Happy Birthday Dr. Seuss! We celebrated his birthday this week for Read Across America! Our sensory groups explored colorful boxes inspired by Dr. Seuss books. The fine motor groups made Seuss inspired art projects and the language group made a yummy snack to finish off the week. It was tons of fun and everyone LOVED the book we made to go with this unit—–be sure to check it out!
This box was filled with lots of Seuss (or Seuss like) items including the ABC book and a fabulous hat! The base of the box was shredded paper—-because Dr. Seuss wrote books back when they were all paper!
The language access point attend to familiar literary forms (ex. picture books) can be addressed here.
The Grinch is one of our favorite characters! The students used green float to form their own Grinch figures using a plastic ornament and some hands from a play dough set. Ok so the Grinch didn’t have purple hands in the original story but we still think they worked pretty well 🙂
The science access point recognize one or more external body parts can be addressed here.
We used some sawdust as the base of our Zoo box. There were a variety of animals and a little zookeeper to help take care of them. In addition, we put a picture of a lion at the bottom of the box and asked the students to find the animal that was the same as the picture.
Match animals based on a given shared characteristic is a science access point that can be addressed here.
We thought our shaker pom poms kind of looked like the tops of Truffula trees! Colorful, eye catching and so much fun to shake! We haven’t brought these out for a while and the students were pretty excited to see them again!
The science access point distinguish between objects in motion and at rest can be addressed here.
The students also got a little goofy and had fun pretending to be Truffle trees by putting the pom poms on their heads.
Pretty fun stuff 🙂
The students found the letters A B and C in colorful pasta. We put in 2 of each letter so the students could match them. Of course, it was also fun to just put hands in too!
Match objects by on observable property, such as shape is a science access point.
With a Dr. Seuss unit, you HAVE to have oobleck! Gooey, drippy, always fun!
Recognize that pushing and pulling an object makes it move, is a science access point.
There were 2 blue fish to find in our bubble filled water play. These fish were especially fun since they squirted water when squeezed—-there were lots of giggles with this 🙂
Recognize two objects that are the same size or color is a math access point.
We used Bath and BodyWorks apple scented bath gel in our water play and again for our lotion this week. This was a perfect scent to help us remember all the fun we had this week and was a hit with the students.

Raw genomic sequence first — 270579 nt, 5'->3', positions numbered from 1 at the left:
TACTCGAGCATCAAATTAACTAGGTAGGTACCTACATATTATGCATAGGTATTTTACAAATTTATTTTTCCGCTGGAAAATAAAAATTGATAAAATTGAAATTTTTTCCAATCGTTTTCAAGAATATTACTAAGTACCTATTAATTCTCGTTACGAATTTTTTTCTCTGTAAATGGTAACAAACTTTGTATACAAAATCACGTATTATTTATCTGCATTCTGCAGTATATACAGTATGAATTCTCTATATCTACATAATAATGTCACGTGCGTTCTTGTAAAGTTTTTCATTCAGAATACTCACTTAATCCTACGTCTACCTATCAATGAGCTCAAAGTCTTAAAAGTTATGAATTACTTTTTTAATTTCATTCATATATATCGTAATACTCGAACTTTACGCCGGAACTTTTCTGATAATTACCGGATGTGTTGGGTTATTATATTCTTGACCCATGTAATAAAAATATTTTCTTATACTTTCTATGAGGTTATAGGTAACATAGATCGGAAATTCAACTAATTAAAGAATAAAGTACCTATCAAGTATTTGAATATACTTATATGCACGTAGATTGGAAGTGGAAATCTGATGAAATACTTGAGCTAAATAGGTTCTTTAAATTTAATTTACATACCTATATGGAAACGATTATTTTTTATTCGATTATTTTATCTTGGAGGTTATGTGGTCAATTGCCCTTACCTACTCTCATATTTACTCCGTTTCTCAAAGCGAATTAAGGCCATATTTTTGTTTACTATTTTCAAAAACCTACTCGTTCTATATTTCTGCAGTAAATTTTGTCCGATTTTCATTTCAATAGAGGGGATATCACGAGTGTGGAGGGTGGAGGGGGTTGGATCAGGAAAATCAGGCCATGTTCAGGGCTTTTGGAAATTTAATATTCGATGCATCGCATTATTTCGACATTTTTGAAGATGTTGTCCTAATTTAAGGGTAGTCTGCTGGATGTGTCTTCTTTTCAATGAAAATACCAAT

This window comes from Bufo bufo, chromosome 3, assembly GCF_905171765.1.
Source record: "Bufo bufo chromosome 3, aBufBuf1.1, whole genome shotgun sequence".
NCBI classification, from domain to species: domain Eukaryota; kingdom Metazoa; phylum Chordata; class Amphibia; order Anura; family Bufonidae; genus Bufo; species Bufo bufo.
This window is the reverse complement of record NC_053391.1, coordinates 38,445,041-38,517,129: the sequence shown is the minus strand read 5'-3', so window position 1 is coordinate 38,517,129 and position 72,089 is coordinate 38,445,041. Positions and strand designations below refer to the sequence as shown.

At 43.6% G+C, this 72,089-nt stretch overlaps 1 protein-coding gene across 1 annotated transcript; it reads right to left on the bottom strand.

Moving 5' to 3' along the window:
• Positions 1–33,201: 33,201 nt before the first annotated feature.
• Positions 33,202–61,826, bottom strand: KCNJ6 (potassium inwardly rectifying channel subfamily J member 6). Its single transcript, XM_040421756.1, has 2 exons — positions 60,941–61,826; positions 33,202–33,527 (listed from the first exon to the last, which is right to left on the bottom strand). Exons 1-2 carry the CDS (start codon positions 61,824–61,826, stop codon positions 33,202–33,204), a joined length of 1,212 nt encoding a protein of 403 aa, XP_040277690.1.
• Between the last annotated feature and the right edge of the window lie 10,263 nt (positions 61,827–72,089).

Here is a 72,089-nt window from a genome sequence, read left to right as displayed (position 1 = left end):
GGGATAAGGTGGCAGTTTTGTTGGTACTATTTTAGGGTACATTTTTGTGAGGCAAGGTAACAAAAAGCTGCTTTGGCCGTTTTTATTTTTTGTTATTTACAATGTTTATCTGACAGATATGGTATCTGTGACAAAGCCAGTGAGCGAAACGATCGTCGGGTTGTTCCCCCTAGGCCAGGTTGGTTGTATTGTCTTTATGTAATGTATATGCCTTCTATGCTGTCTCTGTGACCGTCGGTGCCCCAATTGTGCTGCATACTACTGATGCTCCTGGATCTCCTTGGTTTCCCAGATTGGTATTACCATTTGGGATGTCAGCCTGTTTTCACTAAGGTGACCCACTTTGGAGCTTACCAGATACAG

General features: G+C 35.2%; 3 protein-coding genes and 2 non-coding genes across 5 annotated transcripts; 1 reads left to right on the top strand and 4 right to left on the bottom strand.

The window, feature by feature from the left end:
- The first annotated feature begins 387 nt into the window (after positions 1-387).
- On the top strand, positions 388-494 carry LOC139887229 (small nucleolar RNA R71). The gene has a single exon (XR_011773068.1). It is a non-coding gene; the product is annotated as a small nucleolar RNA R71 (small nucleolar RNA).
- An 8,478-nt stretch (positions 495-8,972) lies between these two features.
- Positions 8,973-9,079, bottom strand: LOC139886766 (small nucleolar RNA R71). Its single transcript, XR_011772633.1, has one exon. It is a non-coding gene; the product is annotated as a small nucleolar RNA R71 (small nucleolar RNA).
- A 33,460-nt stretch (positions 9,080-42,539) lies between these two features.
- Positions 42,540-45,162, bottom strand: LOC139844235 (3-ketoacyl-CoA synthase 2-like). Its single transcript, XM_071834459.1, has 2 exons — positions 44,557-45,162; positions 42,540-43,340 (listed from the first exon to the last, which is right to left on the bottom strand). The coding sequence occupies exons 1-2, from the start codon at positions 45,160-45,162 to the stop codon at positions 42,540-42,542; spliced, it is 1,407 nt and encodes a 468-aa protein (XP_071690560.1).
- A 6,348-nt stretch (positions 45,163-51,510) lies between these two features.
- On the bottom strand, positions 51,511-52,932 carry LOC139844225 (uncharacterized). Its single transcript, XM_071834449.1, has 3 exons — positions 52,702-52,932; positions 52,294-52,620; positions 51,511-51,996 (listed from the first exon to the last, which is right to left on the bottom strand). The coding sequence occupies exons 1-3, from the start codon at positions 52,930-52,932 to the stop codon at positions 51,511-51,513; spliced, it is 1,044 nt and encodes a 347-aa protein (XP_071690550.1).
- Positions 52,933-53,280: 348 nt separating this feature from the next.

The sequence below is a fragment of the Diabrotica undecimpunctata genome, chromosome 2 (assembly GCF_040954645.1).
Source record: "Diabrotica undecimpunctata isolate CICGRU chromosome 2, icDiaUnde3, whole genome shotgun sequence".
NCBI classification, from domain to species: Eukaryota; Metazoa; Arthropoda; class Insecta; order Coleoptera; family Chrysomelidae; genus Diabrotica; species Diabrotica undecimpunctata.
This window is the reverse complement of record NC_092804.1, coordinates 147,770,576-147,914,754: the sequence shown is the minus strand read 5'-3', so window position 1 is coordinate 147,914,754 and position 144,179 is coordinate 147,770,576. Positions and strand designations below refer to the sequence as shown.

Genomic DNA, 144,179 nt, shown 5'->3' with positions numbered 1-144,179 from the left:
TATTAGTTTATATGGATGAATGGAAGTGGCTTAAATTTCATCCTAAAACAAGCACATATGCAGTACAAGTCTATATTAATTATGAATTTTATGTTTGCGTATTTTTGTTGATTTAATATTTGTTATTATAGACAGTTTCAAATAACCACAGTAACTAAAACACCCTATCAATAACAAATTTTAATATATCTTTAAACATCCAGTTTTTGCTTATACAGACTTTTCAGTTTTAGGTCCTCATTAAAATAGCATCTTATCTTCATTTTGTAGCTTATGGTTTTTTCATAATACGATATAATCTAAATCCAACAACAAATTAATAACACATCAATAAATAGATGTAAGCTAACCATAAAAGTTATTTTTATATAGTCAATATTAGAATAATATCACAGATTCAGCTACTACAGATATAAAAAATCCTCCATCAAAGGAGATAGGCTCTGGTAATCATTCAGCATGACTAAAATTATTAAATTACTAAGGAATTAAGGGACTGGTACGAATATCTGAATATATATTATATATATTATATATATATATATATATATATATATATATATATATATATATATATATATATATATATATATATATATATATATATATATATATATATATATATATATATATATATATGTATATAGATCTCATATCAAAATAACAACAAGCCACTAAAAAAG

The science access point recognize one or more external body parts is addressed here.
FINE MOTOR GROUP
On Tuesday, the students made their own puff balls and became little Who’s to dance on them!
After discussing the circle shape of the puff ball and identifying it using communication symbols we mixed together shaving cream and glue.
The math access point recognize when an object or material is addressed here.
The students painted the mixture onto a purple circle. This thick gooey mixture dries like puffy paint—-so cool!
Recognize that pushing and pulling an object makes it move is a science access point.
We added a little glitter and then each student put a cutout pictures of themselves to the puffball.
The math access point recognize a movement that reflects a spatial relationship, such as up and down, is addressed here.
Ta Da———- super cute!!!!!!
On Wednesday the students made a Horton inspired elephant!
First we discussed the shapes we were using and asked them to identify a circle using communication symbols.
Recognize objects with two-dimensional shapes is a math access point.
The students cut their circles in half using a paper cutter addressing the science access point recognize that pushing or pulling an object makes it move.
Then we looked at how the 2 half circles could be put back together to make a circle.
The math access point recognize parts of common objects can be addressed here.
The elephant’s trunk started as a RECTANGLE which the students then folded an crumpled to give it some dimension!
Recognize a change in an object is a science access point.
Then the students began assembling their elephants—-a big circle face, 2 half circle ears, a rectangle trunk AND 2 big, round googlie eyes!
Recognize when an object is added to a situation is a math access point.
Some of Horton’s cute relatives!
We made an apple treat today in honor of the book 10 Apples up on Top. Here is the recipe that we used: lets-make-an-apple-delicious-dessert
We used Pixon communication boards throughout that had fringe vocabulary focusing on cooking.
We also used super large symbols such as the symbol “turn” when it was time to turn the page of our recipe book.
We started out by crushing up graham crackers using a rolling pin. We broke this part up between a couple of students, so after the first student crushed them a bit our students had to indicate that we needed to crush them up MORE.
Once the graham crackers were finished, we put them in a bowl and POURed melted butter on top. Our students helped STIR the ingredients together then we PRESSed them into a baking pan.
Next, we combined some whipped cream and cream cheese. Again, our students helped STIR the ingredients together. When finished, we SPREAD half of the mix over the graham crackers in the pan.
Then, we put some apple pie filling on top of the whipped cream mix! We ended up pureeing the apples since some of our students have special diets.
We finished it up by SPREADing the rest of the whipped cream mix on top of the apples and sprinkling some graham crackers on top.
Our delicious apple dessert was a hit——–YUM!!!!!
We all had a blast this week! Join us again next time for more fun——– Group by Group!